Published in 1951, “God and Man at Yale: The Superstitions of ‘Academic Freedom,’ ” charged the powers at Yale with having an atheistic and collectivist bent and called for the firing of faculty members who advocated values out of line with what he saw as Yale’s traditional values. Among the avalanche of negative reviews, the one in The Atlantic Monthly by McGeorge Bundy, a Yale graduate, was conspicuous. He found the book “dishonest in its use of facts, false in its theory, and a discredit to its author.” But Peter Viereck, writing in The New York Times Sunday Book Review, viewed the book as “a necessary counterbalance.”

After a year in the Central Intelligence Agency in Mexico City (his case officer was E. Howard Hunt, who went on to participate in the Watergate break-in), Mr. Buckley went to work for the American Mercury magazine, but resigned to write on his own.

Over the next few years, Mr. Buckley worked as a freelance writer and lecturer and wrote a second book with his brother-in-law L. Brent Bozell. Published in 1954, “McCarthy and His Enemies” was a sturdy defense of the senator from Wisconsin who was then at the height of his campaign against communists, liberals and the Democratic Party. The book made The New York Times best-seller list.

In 1955, Mr. Buckley started National Review as voice for “the disciples of truth, who defend the organic moral order” with a $100,000 gift from his father and $290,000 from outside donors. The first issue, which came out in November, claimed the publication “stands athwart history yelling Stop.”

It proved it by lining up squarely behind Southern segregationists, saying Southern whites had the right to impose their ideas on blacks who were as yet culturally and politically inferior to them. After some conservatives objected, Mr. Buckley suggested instead that both uneducated whites and blacks should be denied the vote.

Mr. Buckley did not accord automatic support to Republicans. For Eisenhower, whom National Review was founded in part to oppose, the magazine ultimately managed only a memorably tepid endorsement: “We prefer Ike.”

Circulation increased from 16,000 in 1957 to 70,000 at the time of Goldwater’s candidacy in 1964, to 115,000 in 1972. It is now 166,000. The magazine has always had to be subsidized by readers’ donations, supplemented by Mr. Buckley’s lecturing fees.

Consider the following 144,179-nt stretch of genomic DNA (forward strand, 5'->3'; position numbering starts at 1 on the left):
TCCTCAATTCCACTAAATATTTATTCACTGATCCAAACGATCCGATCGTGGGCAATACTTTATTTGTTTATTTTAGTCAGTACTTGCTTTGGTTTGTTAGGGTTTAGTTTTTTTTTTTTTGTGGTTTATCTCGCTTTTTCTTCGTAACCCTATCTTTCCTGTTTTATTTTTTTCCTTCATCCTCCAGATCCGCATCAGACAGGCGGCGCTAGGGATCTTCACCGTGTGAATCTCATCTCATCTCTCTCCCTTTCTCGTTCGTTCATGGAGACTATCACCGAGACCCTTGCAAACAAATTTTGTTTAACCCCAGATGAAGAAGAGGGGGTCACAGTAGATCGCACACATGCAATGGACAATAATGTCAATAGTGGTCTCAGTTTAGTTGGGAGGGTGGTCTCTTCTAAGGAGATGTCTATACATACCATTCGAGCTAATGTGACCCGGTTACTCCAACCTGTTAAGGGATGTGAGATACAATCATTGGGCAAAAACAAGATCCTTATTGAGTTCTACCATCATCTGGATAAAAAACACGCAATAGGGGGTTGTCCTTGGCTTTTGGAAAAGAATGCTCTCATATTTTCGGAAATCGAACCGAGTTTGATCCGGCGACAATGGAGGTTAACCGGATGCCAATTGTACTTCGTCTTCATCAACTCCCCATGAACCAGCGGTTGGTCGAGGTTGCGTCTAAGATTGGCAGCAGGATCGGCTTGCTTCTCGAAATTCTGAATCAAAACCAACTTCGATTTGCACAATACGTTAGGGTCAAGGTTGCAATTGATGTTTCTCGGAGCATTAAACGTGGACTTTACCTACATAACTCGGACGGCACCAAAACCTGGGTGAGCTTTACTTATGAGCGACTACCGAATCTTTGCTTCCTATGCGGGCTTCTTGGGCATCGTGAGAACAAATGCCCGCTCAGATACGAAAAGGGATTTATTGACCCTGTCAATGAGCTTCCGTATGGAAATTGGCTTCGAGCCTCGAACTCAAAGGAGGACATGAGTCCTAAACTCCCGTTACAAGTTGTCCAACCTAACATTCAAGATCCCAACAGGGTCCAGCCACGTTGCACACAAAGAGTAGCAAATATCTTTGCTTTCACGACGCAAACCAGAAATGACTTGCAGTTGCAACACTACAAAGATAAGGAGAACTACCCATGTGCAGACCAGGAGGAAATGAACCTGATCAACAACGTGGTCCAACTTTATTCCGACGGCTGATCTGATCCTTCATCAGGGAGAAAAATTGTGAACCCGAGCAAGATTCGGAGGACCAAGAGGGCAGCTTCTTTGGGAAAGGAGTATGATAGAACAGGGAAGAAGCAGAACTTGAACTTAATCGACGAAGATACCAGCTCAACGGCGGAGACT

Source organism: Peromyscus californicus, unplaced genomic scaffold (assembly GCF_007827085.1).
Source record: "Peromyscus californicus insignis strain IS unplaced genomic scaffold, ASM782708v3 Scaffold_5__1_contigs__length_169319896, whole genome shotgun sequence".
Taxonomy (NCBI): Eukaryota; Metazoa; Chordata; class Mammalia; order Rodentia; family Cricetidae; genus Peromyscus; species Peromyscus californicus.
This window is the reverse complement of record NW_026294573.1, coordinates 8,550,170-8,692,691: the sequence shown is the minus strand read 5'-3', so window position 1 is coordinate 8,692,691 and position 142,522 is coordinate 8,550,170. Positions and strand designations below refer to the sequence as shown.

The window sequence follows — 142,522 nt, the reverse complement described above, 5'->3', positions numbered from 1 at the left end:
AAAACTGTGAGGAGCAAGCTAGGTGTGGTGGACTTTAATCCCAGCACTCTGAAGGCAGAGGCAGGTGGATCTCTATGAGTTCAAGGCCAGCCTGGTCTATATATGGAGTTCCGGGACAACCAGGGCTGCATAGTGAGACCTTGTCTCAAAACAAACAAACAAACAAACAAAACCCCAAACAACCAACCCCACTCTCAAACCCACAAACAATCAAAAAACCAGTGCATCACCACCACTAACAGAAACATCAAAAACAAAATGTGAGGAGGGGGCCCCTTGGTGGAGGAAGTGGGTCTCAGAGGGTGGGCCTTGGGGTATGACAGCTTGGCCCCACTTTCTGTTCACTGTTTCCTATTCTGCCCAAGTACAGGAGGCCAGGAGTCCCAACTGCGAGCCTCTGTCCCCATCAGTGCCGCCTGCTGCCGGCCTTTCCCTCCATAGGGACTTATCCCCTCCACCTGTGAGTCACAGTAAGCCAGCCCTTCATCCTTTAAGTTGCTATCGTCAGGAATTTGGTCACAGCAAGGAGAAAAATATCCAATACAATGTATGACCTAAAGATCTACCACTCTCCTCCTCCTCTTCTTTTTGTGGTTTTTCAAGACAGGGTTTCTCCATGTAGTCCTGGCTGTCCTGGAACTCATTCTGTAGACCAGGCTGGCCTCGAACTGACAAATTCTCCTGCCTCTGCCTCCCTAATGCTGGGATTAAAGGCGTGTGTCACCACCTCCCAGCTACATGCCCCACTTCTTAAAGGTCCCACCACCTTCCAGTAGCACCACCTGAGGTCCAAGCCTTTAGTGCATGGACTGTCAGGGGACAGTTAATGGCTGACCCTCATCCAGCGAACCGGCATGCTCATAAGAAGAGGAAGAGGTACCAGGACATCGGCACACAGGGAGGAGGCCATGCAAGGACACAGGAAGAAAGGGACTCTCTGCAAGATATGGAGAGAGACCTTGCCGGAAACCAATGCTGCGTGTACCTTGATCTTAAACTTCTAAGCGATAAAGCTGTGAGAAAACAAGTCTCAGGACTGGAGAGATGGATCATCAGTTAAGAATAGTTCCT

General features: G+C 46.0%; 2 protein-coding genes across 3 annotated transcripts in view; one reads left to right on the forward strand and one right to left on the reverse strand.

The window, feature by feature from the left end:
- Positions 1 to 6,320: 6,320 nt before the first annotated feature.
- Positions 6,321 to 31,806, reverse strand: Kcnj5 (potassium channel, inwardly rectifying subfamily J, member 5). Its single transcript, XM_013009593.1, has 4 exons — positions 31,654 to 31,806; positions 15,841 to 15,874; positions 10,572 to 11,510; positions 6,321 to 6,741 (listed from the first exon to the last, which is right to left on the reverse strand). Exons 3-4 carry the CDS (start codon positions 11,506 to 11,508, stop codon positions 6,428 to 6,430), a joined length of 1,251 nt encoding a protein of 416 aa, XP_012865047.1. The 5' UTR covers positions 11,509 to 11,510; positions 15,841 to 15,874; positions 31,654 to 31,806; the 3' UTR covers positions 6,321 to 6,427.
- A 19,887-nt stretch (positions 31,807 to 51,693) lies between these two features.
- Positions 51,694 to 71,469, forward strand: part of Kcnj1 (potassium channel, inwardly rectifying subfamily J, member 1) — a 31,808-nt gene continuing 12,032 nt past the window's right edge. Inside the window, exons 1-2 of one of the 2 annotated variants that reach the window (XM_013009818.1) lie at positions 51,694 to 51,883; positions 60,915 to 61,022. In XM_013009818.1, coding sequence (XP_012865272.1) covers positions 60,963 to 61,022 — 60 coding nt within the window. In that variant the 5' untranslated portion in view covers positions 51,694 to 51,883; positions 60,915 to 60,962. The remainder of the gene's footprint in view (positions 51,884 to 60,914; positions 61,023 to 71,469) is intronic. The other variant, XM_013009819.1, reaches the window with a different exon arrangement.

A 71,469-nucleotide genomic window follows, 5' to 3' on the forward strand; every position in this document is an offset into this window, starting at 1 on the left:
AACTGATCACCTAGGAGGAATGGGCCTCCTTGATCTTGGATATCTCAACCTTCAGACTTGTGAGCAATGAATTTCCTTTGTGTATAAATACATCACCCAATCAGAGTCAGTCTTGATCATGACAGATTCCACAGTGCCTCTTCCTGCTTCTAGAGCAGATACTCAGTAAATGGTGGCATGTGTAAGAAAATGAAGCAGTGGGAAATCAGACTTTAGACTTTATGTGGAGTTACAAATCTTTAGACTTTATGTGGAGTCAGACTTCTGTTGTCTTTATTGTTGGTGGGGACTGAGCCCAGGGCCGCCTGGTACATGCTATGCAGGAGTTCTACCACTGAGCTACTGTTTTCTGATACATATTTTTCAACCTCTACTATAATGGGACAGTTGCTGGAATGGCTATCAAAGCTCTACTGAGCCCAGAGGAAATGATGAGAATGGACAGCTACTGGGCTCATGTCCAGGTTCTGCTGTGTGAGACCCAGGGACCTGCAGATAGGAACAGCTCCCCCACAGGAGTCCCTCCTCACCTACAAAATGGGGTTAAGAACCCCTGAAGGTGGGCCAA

Along with offering a forum to big-gun conservatives like Russell Kirk, James Burnham and Robert Nisbet, National Review cultivated the career of several younger writers, including Garry Wills, Joan Didion and John Leonard, who would shake off the conservative attachment and go their leftward ways.

National Review also helped define the conservative movement by isolating cranks from Mr. Buckley’s chosen mainstream.

“Bill was responsible for rejecting the John Birch Society and the other kooks who passed off anti-Semitism or some such as conservatism,” Hugh Kenner, a biographer of Ezra Pound and a frequent contributor to National Review, told The Washington Post. “Without Bill — if he had decided to become an academic or a businessman or something else — without him, there probably would be no respectable conservative movement in this country.”

Mr. Buckley’s personal visibility was magnified by his “Firing Line” program, which ran from 1966 to 1999. First carried on WOR-TV and then on public television , it became the longest running program with a single host — beating out Johnny Carson by three years. He taped 1,504 programs, including debates on scores of topics like “Resolved: The women’s movement has been disastrous.”

There were exchanges on foreign policy with Norman Thomas; feminism with Germaine Greer; and race relations with James Baldwin. Not a few viewers thought Mr. Buckley’s toothy grin before he scored a point resembled nothing so much as a switchblade.

To the New York City politician Mark Green, he purred: “You’ve been on the show close to 100 times over the years. Tell me, Mark, have you learned anything yet?”

But Harold Macmillan, former prime minister of Britain, flummoxed the master. “Isn’t this show over yet?” Macmillan asked.

At the age of 50, Mr. Buckley crossed the Atlantic Ocean in his sailboat and became a novelist. Eleven of his novels are spy tales starring Blackford Oakes, who fights for the American way and beds the Queen of England in the first book.

Others of his books included a historical novel with Elvis Presley as a significant character, another about the Nuremberg trials, a reasoned critique of anti-Semitism and journals that more than succeeded dramatizing a life of taste and wealth — his own. For example, in “Cruising Speed: A Documentary,” published in 1971, he discussed the kind of meals he liked to eat.

“Rawle could give us anything, beginning with lobster Newburgh and ending with Baked Alaska,” he wrote. “We settle on a fish chowder, of which he is surely the supreme practitioner, and cheese and bacon sandwiches, grilled, with a most prickly Riesling picked up at St. Barts for peanuts.” Mr. Buckley’s spirit of fun was apparent in his 1965 campaign for mayor of New York on the ticket of the Conservative Party. When asked what he would do if he won, he answered, “Demand a recount.” He got 13.4 percent of the vote.

In retrospect, the mayoral campaign came to be seen as the beginning of the Republican Party’s successful courtship of working-class whites who later became “Reagan Democrats.”